Steamy Hot Pho
Updated: Feb 10, 2018
What better way to fight the freezing weather than a bowl of steamy, hot beef pho.
Just when I think it’s spring and about to pull out my flip flops, another cold, snow storm hits. My friend Mimi has been asking for this recipe for some time now. I guess it’s a good excuse to stay indoors and make pho. (BTW, it’s not pronounced FO. It’s closer to FUH. Say it like a question. Thank you!)
Pho originated in Hanoi, Vietnam. There are many variations of pho and each Asian region has it’s own interpretation of it. Most restaurants serve Saigon pho. Pho can be made with beef, chicken, or other meats. This is my recipe for Beef Pho.
Beef Pho Serves 6-8 bowls
(All ingredients available at Southeast Market)
8 quarts water (I use a 10 quart pot)
1 lb Beef Bones (or beef ribs)
1 lb Oxtail (optional but produces richer broth)
1 large slightly charred onion
1 package Pho Herbal Mix
1-2 boxes of Pho Spice Cube (4 cubes in a box)
1 cup oyster sauce
1/3 cup fish sauce
2 teaspoon salt
Fresh Pho Noodles
Sliced Beef (Eye of Round, Flank, or Tenderloin)
Asian Beef Balls
*Vegetarians: Use the Vegetarian (CHAY) Pho Spice Cube and vegetable broth.
Directions: Start by rinsing the bones with very hot water. This will help reduce the foam that will rise when the pot starts boiling. (A trick I learned from my pa.) Fill pot with hot water and add bones on high heat. Beef ribs are great but the broth will have a higher fat content and produce more oil in the broth.
Next, fill a large mesh ball with the entire contents of the Pho Herbal mix. (Orange packet pictured below).
Add oyster sauce, salt, fish sauce, onion, mesh ball, and 4 pho spice cubes (pictured above) to pot. For vegetarians, look for the pho spice cubes that says CHAY. Chay means Vegetarian.
Bring pot to a high boil for 10-15 mins and lower to a simmer on medium high. Use a ladle or fine mesh strainer to remove any foam that rises. Continue to simmer for about 1 1/2 hours.
The broth will reduce. Taste the broth and adjust seasonings to your liking. At this point, I usually add more water to fill the pot back up along with 2 additional tablespoons of fish sauce and a few more dashes of oyster sauce. Continue to simmer for another 1 – 1 1/2 hours.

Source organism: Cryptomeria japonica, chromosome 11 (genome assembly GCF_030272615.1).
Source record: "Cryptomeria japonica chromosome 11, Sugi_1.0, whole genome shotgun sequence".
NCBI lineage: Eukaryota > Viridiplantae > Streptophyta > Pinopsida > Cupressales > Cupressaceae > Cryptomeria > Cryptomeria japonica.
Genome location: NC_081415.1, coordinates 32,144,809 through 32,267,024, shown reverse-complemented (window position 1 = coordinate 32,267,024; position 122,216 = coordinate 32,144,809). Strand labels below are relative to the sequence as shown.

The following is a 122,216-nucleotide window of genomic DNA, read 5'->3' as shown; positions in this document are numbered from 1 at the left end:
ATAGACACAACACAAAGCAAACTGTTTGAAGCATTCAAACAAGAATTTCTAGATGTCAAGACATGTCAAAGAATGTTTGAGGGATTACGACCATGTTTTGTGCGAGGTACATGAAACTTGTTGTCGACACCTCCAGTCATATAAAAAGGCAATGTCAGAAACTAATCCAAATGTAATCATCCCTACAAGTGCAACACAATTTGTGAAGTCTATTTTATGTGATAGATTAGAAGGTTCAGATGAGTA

While the broth is simmering, prepare your meat and garnish. Slice your rare beef as thin as possible. The thinner the slice the quicker it will cook. I prefer rare tenderloin sliced a little thicker. Beef brisket is wonderful as well. Cook the brisket with the bones. It should be pretty tender after cooking for 3-4 hours. If you are lazy, ask for prepackaged sliced beef at the meat counter.
Rinse the Thai basil and bean sprouts and mix together. Only use the thai basil leaves. Thinly slice green onion and cilantro. Slice the lime into small wedges. Arrange other garnishes on a plate.
After 3 hours of simmering, the broth should be ready. Add beef balls (optional). The broth can be ready in a shorter amount of time. But the longer you allow the broth to cook, the more flavorful and richer it will be. I usually aim for a minimum of 3-4 hours. My mom has the broth simmering all day.
To prepare your pho bowl, rinse the rice noodles in cold water to remove the extra starch. (Use the fresh pho noodles found in the refrigerated section of the market.) To soften the noodles, quickly blanch the noodles in the broth with a strainer.
Arrange noodles in a bowl and add the rare beef to the bowl. Bring the broth back to a boil and pour the soup directly on the beef. This will help cook the beef. (If you like your beef well done, use a strainer to cook it).
Add the a small amount of the garnishes to your liking. Serve with a mixture of hoisin and sriracha to dip your meats into. It is also common to add hoisin and sriracha directly to your pho bowl. I usually add about a tablespoon of hoisin and sriracha.